5. The result is that differing with the learned Subordinate Judge we hold that Rs. 4500 should be taken to be the principal of the loan. If interest is calculated from the date of the mortgage at the rate of eight per cent, simple it would far exceed double that amount. The new decree must therefore be for double that amount namely Rs. 9000. To that must be added the cost that was decreed in the decree of 28th August 1933.
6. The next question is a question of instalments. Both parties led evidence bearing upon the point. It appears to us that Rati Kanta tried to minimise his resources and Indra Sekhar to exaggerate the resources of Rati Kanta. Rati Kanta stated that he would be able to pay if 20 yearly instalments were allowed, whereas Indra Sekhar said that he would be able to pay up in five yearly instalments. After giving the matter our best consideration, we think that the amount should be paid in 12 (twelve) equal annual instalments; the first of such instalments is to be paid by chaitra 1253 B.S. and the remaining instalments within Chaitra of each succeeding year. As all the properties which had been mortgaged by Rati Kanta had been purchased by the decree-holder himself the decree would be in the first form indicated in Jadu Nath Roy v. Kshitish Chandra : AIR1945Cal177 ; that is to say, the mortgaged properties, if not already restored to Rati Kanta would forthwith be restored to him. In default of payment of anyone instalment those properties would be restored back to the decree-holder purchaser. We impose a further condition upon Rati Kanta namely that he must go on paying rent and cess regularly and in proof of payment file the chalans in the lower Court a week before they are due. In default the properties are to be restored back to the decree-holder purchaser. The arrears must be paid before the first instalment becomes due and the default clause would also attach in the case of non-payment of the arrears.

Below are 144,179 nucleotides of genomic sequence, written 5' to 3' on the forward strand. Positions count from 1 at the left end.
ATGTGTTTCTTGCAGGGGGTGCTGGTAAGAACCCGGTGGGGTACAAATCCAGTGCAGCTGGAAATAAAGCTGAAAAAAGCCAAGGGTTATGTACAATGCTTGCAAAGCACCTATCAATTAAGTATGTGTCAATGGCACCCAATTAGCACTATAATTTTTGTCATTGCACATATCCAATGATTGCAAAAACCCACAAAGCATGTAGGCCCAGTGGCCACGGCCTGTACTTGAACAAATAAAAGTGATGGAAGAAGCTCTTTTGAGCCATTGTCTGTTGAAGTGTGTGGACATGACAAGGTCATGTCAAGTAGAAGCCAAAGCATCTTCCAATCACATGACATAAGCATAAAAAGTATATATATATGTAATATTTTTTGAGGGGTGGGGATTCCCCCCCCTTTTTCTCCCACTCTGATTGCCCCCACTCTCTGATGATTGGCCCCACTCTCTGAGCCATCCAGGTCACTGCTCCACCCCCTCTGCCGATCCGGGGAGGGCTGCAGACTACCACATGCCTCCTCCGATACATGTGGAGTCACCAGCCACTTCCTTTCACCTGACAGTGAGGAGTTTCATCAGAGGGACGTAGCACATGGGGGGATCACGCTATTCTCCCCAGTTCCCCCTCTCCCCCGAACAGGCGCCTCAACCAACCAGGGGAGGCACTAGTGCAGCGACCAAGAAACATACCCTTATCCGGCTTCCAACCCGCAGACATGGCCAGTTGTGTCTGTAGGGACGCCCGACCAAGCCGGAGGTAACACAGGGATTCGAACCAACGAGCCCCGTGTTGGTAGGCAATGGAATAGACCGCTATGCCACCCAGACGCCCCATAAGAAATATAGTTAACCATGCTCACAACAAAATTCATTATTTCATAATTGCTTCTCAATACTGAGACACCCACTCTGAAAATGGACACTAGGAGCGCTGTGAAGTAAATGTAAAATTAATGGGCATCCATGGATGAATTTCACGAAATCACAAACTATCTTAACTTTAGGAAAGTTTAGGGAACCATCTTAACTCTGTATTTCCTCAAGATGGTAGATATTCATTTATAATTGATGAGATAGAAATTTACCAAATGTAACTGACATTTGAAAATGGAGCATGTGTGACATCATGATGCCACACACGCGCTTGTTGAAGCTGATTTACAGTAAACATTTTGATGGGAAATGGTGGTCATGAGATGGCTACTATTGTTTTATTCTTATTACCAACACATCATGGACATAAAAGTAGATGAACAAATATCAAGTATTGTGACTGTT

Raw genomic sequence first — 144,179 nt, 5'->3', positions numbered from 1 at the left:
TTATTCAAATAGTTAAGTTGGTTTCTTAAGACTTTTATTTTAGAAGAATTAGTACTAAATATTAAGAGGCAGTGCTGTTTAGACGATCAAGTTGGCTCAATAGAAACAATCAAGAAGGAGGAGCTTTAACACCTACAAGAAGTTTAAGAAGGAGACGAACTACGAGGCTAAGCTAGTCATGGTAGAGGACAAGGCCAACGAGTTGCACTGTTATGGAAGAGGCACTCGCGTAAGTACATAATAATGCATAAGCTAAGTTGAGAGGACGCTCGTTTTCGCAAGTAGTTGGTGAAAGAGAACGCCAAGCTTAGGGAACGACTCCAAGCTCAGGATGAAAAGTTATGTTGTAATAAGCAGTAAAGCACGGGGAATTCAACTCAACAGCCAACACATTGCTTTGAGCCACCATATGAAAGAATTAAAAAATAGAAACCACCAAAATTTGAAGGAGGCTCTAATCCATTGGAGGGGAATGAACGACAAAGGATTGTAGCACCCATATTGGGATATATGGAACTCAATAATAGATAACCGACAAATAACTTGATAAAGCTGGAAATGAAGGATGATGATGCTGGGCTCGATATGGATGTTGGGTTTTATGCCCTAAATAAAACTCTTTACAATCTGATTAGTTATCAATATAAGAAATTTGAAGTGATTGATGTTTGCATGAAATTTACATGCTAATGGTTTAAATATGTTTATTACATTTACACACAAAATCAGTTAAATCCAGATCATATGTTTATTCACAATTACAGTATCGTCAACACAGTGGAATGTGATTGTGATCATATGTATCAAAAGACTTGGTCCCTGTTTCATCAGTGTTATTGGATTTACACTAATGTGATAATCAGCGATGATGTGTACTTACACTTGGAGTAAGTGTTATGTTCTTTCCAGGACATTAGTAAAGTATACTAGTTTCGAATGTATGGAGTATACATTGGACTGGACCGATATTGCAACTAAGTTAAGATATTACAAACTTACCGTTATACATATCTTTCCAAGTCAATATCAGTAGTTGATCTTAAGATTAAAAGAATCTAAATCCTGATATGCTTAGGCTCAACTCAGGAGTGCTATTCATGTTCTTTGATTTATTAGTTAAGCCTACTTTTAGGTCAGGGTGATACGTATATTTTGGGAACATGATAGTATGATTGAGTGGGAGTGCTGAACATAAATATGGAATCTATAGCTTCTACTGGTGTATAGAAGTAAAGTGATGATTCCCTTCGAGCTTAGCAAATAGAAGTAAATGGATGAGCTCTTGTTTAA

7. The cross objection is dismissed but without costs.